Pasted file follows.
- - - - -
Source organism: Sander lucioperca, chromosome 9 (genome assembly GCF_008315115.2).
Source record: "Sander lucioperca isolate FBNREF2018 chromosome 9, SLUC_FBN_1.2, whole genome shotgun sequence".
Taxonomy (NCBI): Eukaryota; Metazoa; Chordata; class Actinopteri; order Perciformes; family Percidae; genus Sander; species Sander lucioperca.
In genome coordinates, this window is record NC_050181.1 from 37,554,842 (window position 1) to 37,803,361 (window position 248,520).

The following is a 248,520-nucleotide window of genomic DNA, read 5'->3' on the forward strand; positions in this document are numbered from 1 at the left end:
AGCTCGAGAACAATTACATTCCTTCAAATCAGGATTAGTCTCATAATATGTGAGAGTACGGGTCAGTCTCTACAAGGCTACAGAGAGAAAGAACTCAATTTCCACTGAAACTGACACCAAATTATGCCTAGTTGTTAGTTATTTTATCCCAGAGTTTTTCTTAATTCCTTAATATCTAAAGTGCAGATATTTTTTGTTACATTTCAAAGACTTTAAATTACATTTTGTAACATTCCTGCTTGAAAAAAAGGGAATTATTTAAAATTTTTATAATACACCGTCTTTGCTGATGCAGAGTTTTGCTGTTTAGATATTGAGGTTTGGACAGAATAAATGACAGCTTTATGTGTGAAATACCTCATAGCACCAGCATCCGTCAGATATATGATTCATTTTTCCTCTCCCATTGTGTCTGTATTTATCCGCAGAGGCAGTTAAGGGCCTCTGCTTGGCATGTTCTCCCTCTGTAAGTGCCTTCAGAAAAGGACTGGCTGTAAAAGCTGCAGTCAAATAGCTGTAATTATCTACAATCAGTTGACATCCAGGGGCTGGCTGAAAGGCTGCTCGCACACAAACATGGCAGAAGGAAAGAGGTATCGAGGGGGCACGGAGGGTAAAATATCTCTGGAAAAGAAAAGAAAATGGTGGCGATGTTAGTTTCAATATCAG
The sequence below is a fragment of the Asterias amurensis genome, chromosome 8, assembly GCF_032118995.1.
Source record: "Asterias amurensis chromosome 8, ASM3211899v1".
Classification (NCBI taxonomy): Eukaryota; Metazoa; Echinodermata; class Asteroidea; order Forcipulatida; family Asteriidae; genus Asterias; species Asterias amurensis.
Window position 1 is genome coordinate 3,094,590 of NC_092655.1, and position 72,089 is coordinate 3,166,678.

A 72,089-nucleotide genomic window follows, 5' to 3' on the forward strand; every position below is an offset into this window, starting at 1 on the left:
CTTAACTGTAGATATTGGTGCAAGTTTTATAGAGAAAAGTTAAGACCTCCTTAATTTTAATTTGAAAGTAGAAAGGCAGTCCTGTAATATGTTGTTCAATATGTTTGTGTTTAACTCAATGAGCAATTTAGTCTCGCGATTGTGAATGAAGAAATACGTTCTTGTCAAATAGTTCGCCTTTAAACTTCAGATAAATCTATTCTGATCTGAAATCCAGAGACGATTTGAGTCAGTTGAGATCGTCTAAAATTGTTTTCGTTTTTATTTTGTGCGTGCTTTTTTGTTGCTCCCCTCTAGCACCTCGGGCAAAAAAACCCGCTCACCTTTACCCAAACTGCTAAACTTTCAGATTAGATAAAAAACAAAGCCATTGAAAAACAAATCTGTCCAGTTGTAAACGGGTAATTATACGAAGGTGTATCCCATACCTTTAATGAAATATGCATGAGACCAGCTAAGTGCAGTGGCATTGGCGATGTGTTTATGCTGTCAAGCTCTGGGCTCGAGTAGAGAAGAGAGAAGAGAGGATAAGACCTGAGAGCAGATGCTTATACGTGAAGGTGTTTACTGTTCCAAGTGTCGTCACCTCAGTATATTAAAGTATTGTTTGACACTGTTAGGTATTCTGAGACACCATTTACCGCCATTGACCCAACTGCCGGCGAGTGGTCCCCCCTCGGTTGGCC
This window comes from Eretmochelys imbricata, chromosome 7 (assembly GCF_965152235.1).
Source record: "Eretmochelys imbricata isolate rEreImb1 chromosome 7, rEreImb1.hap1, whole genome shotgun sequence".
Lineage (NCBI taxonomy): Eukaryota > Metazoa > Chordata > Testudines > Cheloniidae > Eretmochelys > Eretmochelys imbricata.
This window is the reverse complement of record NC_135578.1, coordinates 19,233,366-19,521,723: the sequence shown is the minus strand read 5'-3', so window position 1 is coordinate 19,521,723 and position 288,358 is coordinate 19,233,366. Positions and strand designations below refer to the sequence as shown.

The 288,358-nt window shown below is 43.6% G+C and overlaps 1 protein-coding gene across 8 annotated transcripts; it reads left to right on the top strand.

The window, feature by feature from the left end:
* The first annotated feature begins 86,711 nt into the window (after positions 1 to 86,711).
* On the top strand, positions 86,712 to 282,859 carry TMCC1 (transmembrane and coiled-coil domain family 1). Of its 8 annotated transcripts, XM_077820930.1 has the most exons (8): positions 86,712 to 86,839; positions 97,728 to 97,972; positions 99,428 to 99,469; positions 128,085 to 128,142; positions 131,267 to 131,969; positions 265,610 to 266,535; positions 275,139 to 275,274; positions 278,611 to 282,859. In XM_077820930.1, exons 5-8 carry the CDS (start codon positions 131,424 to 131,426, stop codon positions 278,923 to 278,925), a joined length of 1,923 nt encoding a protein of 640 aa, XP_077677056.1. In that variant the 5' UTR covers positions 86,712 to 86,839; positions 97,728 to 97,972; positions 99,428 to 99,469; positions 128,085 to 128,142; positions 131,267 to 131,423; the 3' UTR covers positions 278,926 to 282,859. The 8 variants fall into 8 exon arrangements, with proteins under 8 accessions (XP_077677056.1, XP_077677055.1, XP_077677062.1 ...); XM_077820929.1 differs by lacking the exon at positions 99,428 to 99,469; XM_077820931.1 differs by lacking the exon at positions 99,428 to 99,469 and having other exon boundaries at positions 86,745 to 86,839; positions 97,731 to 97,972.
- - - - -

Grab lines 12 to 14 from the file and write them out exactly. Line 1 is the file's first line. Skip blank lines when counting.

CTTAACTGTAGATATTGGTGCAAGTTTTATAGAGAAAAGTTAAGACCTCCTTAATTTTAATTTGAAAGTAGAAAGGCAGTCCTGTAATATGTTGTTCAATATGTTTGTGTTTAACTCAATGAGCAATTTAGTCTCGCGATTGTGAATGAAGAAATACGTTCTTGTCAAATAGTTCGCCTTTAAACTTCAGATAAATCTATTCTGATCTGAAATCCAGAGACGATTTGAGTCAGTTGAGATCGTCTAAAATTGTTTTCGTTTTTATTTTGTGCGTGCTTTTTTGTTGCTCCCCTCTAGCACCTCGGGCAAAAAAACCCGCTCACCTTTACCCAAACTGCTAAACTTTCAGATTAGATAAAAAACAAAGCCATTGAAAAACAAATCTGTCCAGTTGTAAACGGGTAATTATACGAAGGTGTATCCCATACCTTTAATGAAATATGCATGAGACCAGCTAAGTGCAGTGGCATTGGCGATGTGTTTATGCTGTCAAGCTCTGGGCTCGAGTAGAGAAGAGAGAAGAGAGGATAAGACCTGAGAGCAGATGCTTATACGTGAAGGTGTTTACTGTTCCAAGTGTCGTCACCTCAGTATATTAAAGTATTGTTTGACACTGTTAGGTATTCTGAGACACCATTTACCGCCATTGACCCAACTGCCGGCGAGTGGTCCCCCCTCGGTTGGCC
This window comes from Eretmochelys imbricata, chromosome 7 (assembly GCF_965152235.1).
Source record: "Eretmochelys imbricata isolate rEreImb1 chromosome 7, rEreImb1.hap1, whole genome shotgun sequence".